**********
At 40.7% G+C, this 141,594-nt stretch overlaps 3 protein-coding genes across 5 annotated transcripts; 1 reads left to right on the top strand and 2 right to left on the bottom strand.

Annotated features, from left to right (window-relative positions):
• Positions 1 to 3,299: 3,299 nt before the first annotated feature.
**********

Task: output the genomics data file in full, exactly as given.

At 40.7% G+C, this 141,594-nt stretch overlaps 3 protein-coding genes across 5 annotated transcripts; 1 reads left to right on the top strand and 2 right to left on the bottom strand.

Annotated features, from left to right (window-relative positions):
• Positions 1 to 3,299: 3,299 nt before the first annotated feature.